How to throw a scavenger hunt birthday party

This is one party idea you will want to repeat year after year.
This is one party idea you will want to repeat year after year. Photo: Getty

When I was a kid my favourite part of the year was the big scavenger hunt that our school organised. Each family would have to drive around the local area with a list of things they had to find and the first car back with all the things would win a prize. I remember Dad driving crazy fast and Mum yelling at him to slow down, but I just wanted to win. (I don't think we ever did, but it was fun nonetheless.)

So when my daughter turned ten a couple of weeks ago and wanted a huge sleepover party, because she couldn't possibly cull the list of friends down to four, I managed to talk her into a big scavenger hunt instead. Unlike the one we had as kids, which involved driving everywhere because we lived in the country, my daughter's hunt was on foot.

She invited fifteen friends, and after various illnesses, the list dropped to 12 so it was perfect for three teams of four. Each team had a willing parent volunteer to go with them. Excitement was high as twelve kids bundled into our house, slapped sunscreen on, borrowed a hat and got ready to run. To make the teams random, each of the three parent helpers drew four names out. They then wrapped coloured ribbons around themselves so everyone would know which team they belonged to.

Each team were given their scavenger hunt clues. The clues were broken into sections. They had to find some things, answer some questions, and photograph various items to bring back proof.

The teams read their first clue. In order to send them in different directions, we made sure each team had a slightly different order of clues. As we blew a whistle to start the race, the teams burst out of the house and started running at mad speeds down the street, with the three poor parent volunteers trailing behind.

Because we had 12 girls who lived locally, most of them had good working knowledge of their area, so we had to make some of the clues a bit tricky. Each team had to find a feather, a lemon, a takeaway menu and a random thing (the best would win a bonus point.)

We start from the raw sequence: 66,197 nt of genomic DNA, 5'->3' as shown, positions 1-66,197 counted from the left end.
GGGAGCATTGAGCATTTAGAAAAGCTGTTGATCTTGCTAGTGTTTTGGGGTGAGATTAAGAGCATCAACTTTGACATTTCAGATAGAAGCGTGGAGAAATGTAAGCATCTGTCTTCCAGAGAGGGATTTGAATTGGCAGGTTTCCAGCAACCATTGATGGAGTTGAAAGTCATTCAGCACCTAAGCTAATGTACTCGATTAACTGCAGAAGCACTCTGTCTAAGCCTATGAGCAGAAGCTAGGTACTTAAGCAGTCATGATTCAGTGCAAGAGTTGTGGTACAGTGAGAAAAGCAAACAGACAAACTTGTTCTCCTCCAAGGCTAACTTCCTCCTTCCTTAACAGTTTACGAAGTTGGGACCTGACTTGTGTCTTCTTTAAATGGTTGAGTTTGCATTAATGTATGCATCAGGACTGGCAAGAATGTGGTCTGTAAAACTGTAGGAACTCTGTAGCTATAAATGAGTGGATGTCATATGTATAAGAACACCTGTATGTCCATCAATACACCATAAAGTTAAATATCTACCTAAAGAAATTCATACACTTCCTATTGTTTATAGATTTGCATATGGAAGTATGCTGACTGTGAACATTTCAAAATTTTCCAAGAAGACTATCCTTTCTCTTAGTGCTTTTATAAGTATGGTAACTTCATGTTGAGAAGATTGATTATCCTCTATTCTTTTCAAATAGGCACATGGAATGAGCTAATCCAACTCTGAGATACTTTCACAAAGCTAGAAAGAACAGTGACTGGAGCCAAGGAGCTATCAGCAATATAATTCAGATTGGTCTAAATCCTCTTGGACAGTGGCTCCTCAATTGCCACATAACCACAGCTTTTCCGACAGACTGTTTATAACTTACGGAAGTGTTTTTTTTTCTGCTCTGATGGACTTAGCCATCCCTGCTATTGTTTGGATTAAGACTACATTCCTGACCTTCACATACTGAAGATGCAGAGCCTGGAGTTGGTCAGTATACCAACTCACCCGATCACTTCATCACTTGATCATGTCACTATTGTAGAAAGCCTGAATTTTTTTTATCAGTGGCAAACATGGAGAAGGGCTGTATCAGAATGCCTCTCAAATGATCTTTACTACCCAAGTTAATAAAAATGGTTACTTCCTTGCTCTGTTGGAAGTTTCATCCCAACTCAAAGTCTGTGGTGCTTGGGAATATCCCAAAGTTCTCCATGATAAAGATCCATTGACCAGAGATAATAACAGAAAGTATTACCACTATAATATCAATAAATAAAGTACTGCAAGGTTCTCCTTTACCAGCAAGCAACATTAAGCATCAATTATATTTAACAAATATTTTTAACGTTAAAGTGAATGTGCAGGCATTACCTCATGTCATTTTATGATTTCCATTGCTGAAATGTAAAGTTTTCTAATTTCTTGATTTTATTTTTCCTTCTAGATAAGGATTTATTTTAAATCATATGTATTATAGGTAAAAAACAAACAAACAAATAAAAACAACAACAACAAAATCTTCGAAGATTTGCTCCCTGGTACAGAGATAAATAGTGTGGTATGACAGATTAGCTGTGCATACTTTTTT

They had to photograph some guerrilla art, a bicycle with a front basket, a house that belonged to a student at their school, the sad teddy that lives on David Street (it is in fact a teddy tied to a tree with a very sad expression), a space monkey on a wall somewhere, and themselves posing as mannequins out the front of a shop.

They had to find out the price of goldfish at the pet shop, the price of unleaded petrol, how many palm trees were in a particular street, and what the sign said outside the community gardens.

We gave each team some money because they had to buy things, like a themed outfit for each of them to wear from the local op shop. And the team that bought the cheapest item in a single transaction grabbed themselves a bonus point.

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And my personal favourite was to go to the all-day place that sells things made in circles with holes in the middle and buy JUST ONE strawberry or lemon or vanilla and don't eat it!!!

I was with one of the teams and they ran for pretty much the whole hour and a half, excitedly searching out the next clue. As we came around corners we kept bumping into the other teams and it would spur everyone on to go even faster. It tested them, it made them laugh, and they loved working in a little group to try and outdo their friends.

With all of our finds in our bags, the teams hurried to the park where the finish line was. It was close. The three teams came in about ten minutes apart, spilling everything they'd found and gathered. It was judged, and argued and jostled, and red team were declared the winner. They scored a bonus point for finding an old copy of the American novel, True Grit that had been left out on a road. Nobody really cared about the prizes. Nobody really cared about winning. They just loved running on their streets, with their team and trying to think fast.

Starving, they ate all the food we'd prepared, and drank bottles and bottles of water, and then mooched around in the park, happy to be with each other and just hang out.

It was one of the cheapest and simplest parties I've ever organised, and the kids all had a ball. So I'm planning on doing it again next year and the year after and the year after that, changing the clues and making it harder, because it's fun, it's good exercise, and it's free!

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